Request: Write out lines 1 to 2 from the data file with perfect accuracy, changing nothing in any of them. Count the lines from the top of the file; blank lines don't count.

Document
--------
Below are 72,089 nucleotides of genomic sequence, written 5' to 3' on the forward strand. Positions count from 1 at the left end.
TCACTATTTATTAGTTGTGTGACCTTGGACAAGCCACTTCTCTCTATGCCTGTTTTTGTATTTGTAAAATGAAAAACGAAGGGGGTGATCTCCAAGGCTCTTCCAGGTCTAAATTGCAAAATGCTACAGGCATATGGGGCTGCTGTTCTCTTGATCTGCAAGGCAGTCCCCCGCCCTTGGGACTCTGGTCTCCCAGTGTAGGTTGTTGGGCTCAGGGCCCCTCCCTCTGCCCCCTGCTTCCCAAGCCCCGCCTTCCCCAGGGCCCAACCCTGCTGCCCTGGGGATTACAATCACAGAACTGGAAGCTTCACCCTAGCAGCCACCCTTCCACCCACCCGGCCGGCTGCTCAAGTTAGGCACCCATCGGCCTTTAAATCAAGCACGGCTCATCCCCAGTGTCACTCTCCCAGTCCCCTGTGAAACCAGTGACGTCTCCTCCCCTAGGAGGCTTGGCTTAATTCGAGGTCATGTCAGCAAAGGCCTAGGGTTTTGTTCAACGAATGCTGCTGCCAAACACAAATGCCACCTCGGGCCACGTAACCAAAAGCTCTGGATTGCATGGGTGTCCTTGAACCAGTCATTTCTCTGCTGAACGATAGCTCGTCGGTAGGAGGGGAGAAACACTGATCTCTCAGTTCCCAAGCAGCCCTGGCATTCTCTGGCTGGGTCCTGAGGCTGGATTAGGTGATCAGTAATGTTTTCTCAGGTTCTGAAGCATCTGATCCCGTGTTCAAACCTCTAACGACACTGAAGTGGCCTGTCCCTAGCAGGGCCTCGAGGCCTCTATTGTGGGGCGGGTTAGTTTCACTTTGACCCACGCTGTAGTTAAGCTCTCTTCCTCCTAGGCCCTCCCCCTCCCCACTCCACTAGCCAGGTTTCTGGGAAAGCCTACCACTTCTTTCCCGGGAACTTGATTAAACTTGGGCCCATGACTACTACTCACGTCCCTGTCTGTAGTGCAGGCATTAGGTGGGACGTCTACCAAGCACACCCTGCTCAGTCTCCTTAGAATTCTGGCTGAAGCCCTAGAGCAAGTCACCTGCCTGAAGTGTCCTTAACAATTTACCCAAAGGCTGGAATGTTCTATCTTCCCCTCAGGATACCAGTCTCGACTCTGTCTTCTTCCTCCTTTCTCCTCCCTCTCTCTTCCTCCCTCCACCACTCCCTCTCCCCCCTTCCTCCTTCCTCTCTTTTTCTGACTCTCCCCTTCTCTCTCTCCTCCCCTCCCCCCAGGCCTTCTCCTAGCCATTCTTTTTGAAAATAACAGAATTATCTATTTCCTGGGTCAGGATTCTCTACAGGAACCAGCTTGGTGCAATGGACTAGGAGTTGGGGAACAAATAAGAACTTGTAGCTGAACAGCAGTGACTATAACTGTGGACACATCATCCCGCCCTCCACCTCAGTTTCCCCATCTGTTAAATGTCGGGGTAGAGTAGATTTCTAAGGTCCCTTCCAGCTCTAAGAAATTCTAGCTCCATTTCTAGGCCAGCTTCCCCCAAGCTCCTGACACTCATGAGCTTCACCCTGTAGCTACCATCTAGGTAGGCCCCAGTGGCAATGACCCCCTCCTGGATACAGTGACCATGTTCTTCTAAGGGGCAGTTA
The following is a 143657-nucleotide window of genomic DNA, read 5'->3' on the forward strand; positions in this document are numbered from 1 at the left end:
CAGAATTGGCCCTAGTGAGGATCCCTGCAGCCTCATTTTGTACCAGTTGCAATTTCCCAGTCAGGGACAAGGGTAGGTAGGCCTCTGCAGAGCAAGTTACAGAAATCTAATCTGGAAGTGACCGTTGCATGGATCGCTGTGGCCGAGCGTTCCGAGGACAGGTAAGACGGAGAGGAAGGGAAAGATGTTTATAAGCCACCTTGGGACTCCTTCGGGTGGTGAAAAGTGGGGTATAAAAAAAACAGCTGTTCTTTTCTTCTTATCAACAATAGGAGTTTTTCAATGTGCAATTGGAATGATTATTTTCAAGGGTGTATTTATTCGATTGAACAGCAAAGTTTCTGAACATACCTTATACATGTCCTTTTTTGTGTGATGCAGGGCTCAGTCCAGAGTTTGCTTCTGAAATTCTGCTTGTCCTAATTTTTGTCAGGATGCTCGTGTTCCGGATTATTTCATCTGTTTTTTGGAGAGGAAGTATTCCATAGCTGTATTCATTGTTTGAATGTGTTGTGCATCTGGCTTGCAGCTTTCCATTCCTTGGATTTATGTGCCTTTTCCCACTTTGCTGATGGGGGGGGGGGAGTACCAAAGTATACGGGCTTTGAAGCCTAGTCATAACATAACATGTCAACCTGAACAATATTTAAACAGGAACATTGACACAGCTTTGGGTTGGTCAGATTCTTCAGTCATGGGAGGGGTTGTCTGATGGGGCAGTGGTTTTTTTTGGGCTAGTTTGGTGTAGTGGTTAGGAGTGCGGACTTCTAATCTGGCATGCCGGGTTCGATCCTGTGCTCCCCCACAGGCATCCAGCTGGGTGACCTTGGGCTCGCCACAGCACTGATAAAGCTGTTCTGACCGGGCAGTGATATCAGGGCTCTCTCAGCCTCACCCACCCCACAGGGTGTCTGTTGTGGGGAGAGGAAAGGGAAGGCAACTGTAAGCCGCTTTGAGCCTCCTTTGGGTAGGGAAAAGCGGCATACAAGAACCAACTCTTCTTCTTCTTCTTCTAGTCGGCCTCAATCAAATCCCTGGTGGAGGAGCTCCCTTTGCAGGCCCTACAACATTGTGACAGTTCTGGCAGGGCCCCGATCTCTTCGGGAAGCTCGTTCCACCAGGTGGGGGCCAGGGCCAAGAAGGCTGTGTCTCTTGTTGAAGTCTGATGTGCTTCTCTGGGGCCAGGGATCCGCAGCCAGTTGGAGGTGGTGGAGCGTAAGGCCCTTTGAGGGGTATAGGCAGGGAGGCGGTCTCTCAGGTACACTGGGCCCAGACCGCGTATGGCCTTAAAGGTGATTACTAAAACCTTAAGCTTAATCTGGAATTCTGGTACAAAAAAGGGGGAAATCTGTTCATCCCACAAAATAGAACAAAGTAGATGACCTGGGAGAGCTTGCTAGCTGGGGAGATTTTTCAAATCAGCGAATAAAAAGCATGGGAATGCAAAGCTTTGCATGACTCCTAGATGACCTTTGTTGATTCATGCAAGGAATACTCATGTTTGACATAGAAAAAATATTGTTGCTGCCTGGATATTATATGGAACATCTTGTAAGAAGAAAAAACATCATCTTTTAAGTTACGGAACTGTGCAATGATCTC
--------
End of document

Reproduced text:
Below are 72,089 nucleotides of genomic sequence, written 5' to 3' on the forward strand. Positions count from 1 at the left end.
TCACTATTTATTAGTTGTGTGACCTTGGACAAGCCACTTCTCTCTATGCCTGTTTTTGTATTTGTAAAATGAAAAACGAAGGGGGTGATCTCCAAGGCTCTTCCAGGTCTAAATTGCAAAATGCTACAGGCATATGGGGCTGCTGTTCTCTTGATCTGCAAGGCAGTCCCCCGCCCTTGGGACTCTGGTCTCCCAGTGTAGGTTGTTGGGCTCAGGGCCCCTCCCTCTGCCCCCTGCTTCCCAAGCCCCGCCTTCCCCAGGGCCCAACCCTGCTGCCCTGGGGATTACAATCACAGAACTGGAAGCTTCACCCTAGCAGCCACCCTTCCACCCACCCGGCCGGCTGCTCAAGTTAGGCACCCATCGGCCTTTAAATCAAGCACGGCTCATCCCCAGTGTCACTCTCCCAGTCCCCTGTGAAACCAGTGACGTCTCCTCCCCTAGGAGGCTTGGCTTAATTCGAGGTCATGTCAGCAAAGGCCTAGGGTTTTGTTCAACGAATGCTGCTGCCAAACACAAATGCCACCTCGGGCCACGTAACCAAAAGCTCTGGATTGCATGGGTGTCCTTGAACCAGTCATTTCTCTGCTGAACGATAGCTCGTCGGTAGGAGGGGAGAAACACTGATCTCTCAGTTCCCAAGCAGCCCTGGCATTCTCTGGCTGGGTCCTGAGGCTGGATTAGGTGATCAGTAATGTTTTCTCAGGTTCTGAAGCATCTGATCCCGTGTTCAAACCTCTAACGACACTGAAGTGGCCTGTCCCTAGCAGGGCCTCGAGGCCTCTATTGTGGGGCGGGTTAGTTTCACTTTGACCCACGCTGTAGTTAAGCTCTCTTCCTCCTAGGCCCTCCCCCTCCCCACTCCACTAGCCAGGTTTCTGGGAAAGCCTACCACTTCTTTCCCGGGAACTTGATTAAACTTGGGCCCATGACTACTACTCACGTCCCTGTCTGTAGTGCAGGCATTAGGTGGGACGTCTACCAAGCACACCCTGCTCAGTCTCCTTAGAATTCTGGCTGAAGCCCTAGAGCAAGTCACCTGCCTGAAGTGTCCTTAACAATTTACCCAAAGGCTGGAATGTTCTATCTTCCCCTCAGGATACCAGTCTCGACTCTGTCTTCTTCCTCCTTTCTCCTCCCTCTCTCTTCCTCCCTCCACCACTCCCTCTCCCCCCTTCCTCCTTCCTCTCTTTTTCTGACTCTCCCCTTCTCTCTCTCCTCCCCTCCCCCCAGGCCTTCTCCTAGCCATTCTTTTTGAAAATAACAGAATTATCTATTTCCTGGGTCAGGATTCTCTACAGGAACCAGCTTGGTGCAATGGACTAGGAGTTGGGGAACAAATAAGAACTTGTAGCTGAACAGCAGTGACTATAACTGTGGACACATCATCCCGCCCTCCACCTCAGTTTCCCCATCTGTTAAATGTCGGGGTAGAGTAGATTTCTAAGGTCCCTTCCAGCTCTAAGAAATTCTAGCTCCATTTCTAGGCCAGCTTCCCCCAAGCTCCTGACACTCATGAGCTTCACCCTGTAGCTACCATCTAGGTAGGCCCCAGTGGCAATGACCCCCTCCTGGATACAGTGACCATGTTCTTCTAAGGGGCAGTTA